“I believe lots of people in UNHCR know about this but no one wants to talk about it.”

Refugees who raised the requested cash were handed a paper confirming an appointment at the UNHCR offices, where the resettlement process begins with a series of interviews and background checks. Refugees and the former UNHCR Khartoum staff member said a lot of power rests with a small group of UNHCR protection staff, who decide which cases should be promoted for resettlement.

But such payment did not guarantee resettlement. Refugees put forward for resettlement often go through extensive security screenings before they are accepted by a host country.

A number of the interviewed refugees said they believe some UNHCR staff work with outside individuals to obtain money without the knowledge of their colleagues.

Some refugees in Sudan who had applied for resettlement told IRIN their documents had mysteriously disappeared, their case numbers had changed without explanation, or people they knew who lacked refugee status were nonetheless allowed to leave the country after paying money to UNHCR staff.

Many refugees said they and others now avoid the UNHCR in Sudan altogether because of perceived corruption and unfairness in the system. Instead, they turn to smugglers to make the hazardous journey to Libya, the Mediterranean and, eventually, Europe. It’s common for asylum seekers in similar situations to avoid official channels, as they attempt to find the fastest way to a country they consider safe.

The close relationship between UNHCR and Sudanese government officials, and the systemic abuse and discrimination refugees face as “second-class citizens” inside Sudan, were additional reasons refugees cited for avoiding formal channels.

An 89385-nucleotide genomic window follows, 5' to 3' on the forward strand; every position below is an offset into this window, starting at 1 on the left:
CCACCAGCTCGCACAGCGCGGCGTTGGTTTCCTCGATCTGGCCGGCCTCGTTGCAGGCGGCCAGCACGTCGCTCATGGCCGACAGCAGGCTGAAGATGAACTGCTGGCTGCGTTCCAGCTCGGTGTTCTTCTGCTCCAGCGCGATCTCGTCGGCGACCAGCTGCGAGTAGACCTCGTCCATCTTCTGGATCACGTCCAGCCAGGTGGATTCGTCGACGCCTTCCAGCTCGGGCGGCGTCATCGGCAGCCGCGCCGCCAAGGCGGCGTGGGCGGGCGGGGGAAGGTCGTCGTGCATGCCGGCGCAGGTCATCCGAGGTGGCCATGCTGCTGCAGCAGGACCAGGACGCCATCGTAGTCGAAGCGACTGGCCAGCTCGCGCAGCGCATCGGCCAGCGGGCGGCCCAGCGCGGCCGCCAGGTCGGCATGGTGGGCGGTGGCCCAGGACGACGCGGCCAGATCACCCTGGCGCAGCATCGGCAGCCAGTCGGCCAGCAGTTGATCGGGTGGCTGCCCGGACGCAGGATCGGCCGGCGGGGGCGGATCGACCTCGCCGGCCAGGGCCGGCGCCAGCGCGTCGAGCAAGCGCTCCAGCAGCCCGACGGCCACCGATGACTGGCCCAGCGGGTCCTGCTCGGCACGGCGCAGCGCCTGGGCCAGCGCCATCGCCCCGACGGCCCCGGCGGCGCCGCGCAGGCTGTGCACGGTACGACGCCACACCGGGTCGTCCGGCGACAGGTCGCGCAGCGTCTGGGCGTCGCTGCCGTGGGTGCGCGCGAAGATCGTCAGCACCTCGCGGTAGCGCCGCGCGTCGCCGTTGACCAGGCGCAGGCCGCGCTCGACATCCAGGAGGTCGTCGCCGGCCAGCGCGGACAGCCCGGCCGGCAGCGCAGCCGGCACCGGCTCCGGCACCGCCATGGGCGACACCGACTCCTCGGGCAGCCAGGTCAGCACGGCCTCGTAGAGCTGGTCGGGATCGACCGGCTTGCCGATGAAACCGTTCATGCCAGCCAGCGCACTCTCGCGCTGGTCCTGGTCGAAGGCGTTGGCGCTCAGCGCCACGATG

Paying for a fake wife and a UNHCR meeting

One refugee in Khartoum, a construction worker who did not want his name used because of fears of retribution, told IRIN he had been asked by a Sudanese man of Eritrean origin, who identified himself as ‘Saleh’, to pay about $4,500 for resettlement. The man had approached him after the Sudanese government’s Commission for Refugees denied his request for an identity card without explanation. All refugees in Khartoum are supposed to have such cards.

The construction worker, who earns just $50 a month, said Saleh had told him a UNHCR official was willing to help him in return for payment.

The refugee said he paid a portion of the money in 2011, and that Saleh gave him a UNHCR appointment form to meet the official and start the resettlement process.

Saleh also set him up with a “fake wife” to increase his chances of success. The woman in question was another refugee desperate to leave Sudan and had to pay $12,000 for the opportunity. The larger sum is consistent with gender-discrepant smuggling fees throughout Sudan, where Eritrean families are typically charged three times more to keep women safe.

The process went on for three years and included meetings in the UNHCR compound, the refugee said. Then Saleh disappeared, followed by the supposed UNHCR official.